Column: Seeing ourselves in others
In most cases, when we see ourselves in someone else, it’s because they are like us in gender, age or ethnic background, share the same activities or interests, or because they agree with us on matters of religion or politics. But what about those people who are not only not like us but are downright annoying?
He or she may be part of your family, sit at the desk next to you at work or share the same group of friends with you. Though you consider yourself a reasonably patient person, there’s something about this person that consistently raises your hackles.
Perhaps he or she interjects an opinion too often or chimes in with comments completely off the topic. Maybe they like to take over the discussion and steer it toward their latest purchase, vacation trip or accomplishment.
Early in my working career, my pet peeve was people who would corner me in my cubicle and do what I called a “core dump”: a long monologue on whatever happened to be top of mind for them. Regardless of what they shared, as far as I was concerned, it was a monumental waste of time that kept me from getting down to what really mattered – my work.
Only after years of experience did I come to an important realization. Each time I blew someone off as quickly as possible, I was passing up a golden opportunity. Someone was making themselves available to connect with me. The things being shared were not trivial to them and my work wasn’t so important it couldn’t wait a few minutes. If I had the patience to really listen and enough empathy to give a thoughtful response, it opened the possibility of a mutually supportive relationship.
Though I couldn’t see it at the time, my first impulse to pull away from any interaction that wasn’t all business really sprang from seeing myself in the other person. I was highly self-critical of revealing anything that could make me appear vulnerable – that just didn’t fit my image of a professional, someone to be taken seriously. When I saw the vulnerability I was repressing in someone else, I rejected it with equal disdain.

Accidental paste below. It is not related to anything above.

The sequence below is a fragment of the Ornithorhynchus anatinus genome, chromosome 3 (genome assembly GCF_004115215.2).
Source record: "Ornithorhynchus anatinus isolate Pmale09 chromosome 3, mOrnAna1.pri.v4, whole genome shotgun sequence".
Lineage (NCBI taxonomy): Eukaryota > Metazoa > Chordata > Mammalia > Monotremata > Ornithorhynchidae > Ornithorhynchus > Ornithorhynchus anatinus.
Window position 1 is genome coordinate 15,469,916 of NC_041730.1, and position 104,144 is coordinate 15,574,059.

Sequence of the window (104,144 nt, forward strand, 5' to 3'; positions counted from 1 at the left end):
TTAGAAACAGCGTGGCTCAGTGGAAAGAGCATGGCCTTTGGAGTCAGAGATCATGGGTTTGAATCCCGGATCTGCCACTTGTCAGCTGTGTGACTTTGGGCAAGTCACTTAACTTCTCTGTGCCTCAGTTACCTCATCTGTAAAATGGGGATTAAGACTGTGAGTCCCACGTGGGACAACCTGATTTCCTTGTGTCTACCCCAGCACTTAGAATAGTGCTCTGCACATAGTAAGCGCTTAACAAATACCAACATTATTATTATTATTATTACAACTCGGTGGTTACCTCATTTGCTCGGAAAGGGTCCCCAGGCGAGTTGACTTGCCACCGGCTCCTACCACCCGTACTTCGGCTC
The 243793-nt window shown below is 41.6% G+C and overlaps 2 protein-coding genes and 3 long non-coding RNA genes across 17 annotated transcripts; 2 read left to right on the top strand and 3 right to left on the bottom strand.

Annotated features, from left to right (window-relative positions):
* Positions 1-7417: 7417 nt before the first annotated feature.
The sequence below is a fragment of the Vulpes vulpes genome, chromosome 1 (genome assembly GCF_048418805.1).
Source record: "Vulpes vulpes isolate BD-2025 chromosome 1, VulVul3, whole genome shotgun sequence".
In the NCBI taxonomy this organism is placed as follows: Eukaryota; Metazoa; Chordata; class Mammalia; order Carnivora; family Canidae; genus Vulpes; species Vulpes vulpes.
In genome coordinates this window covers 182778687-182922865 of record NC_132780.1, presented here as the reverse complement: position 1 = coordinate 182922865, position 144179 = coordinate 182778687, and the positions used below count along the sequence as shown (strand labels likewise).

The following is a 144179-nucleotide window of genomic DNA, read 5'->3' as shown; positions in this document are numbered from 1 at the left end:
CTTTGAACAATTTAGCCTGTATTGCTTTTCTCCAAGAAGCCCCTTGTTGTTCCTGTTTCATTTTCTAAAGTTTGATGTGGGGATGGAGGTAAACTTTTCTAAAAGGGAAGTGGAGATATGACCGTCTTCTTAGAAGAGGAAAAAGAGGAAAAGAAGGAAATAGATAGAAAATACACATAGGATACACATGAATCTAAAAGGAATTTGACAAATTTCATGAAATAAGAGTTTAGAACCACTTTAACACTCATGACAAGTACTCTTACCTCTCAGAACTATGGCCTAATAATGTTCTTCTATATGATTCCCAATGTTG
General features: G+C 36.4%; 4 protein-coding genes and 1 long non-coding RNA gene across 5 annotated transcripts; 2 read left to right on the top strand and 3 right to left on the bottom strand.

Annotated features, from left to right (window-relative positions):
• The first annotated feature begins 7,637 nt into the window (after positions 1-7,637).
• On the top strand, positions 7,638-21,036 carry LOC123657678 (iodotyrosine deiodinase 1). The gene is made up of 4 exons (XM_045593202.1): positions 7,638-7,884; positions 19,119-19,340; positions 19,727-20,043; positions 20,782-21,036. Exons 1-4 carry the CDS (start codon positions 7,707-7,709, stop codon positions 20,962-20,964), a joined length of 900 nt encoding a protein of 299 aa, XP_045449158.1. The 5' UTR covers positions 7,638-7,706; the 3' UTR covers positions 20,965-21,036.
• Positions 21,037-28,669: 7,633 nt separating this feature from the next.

Only when I reconciled myself to the fact that I needed that human connection too did I begin investing in and reaping the benefits of cultivating positive relationships. Ironically, I later learned that the Gallup “Q12” assessment of employee engagement – how actively invested staff members are in the welfare of the organization – includes the question, “Do you have a best friend at work?” One of the most personal of connections was statistically identified as a key indicator of a productive, successful employee.
When we have a negative reaction to someone or even outright conflict, it may be a red flag signaling an issue or quality in ourselves hidden from conscious view. As annoying or frustrating as these situations can be, they also present an opportunity for self-knowledge and growth. And it doesn’t need to take years to happen. I find making the effort to hold the person in a positive mental light not only softens my attitude toward him or her, but helps me see failings in myself that I’d prefer to ignore in a much more forgiving light.
“Sympathy for the devil,” so to speak, becomes sympathy for oneself – the real self, not the idealized version we would like others to see. Once we can acknowledge and move past these previously hidden bottlenecks, the energy that was tied up in holding down the “unacceptable” can be released for more joyful purposes.
Alexandra Piacenza is a Prescott resident and is the immediate past president of Prescott Area Leadership.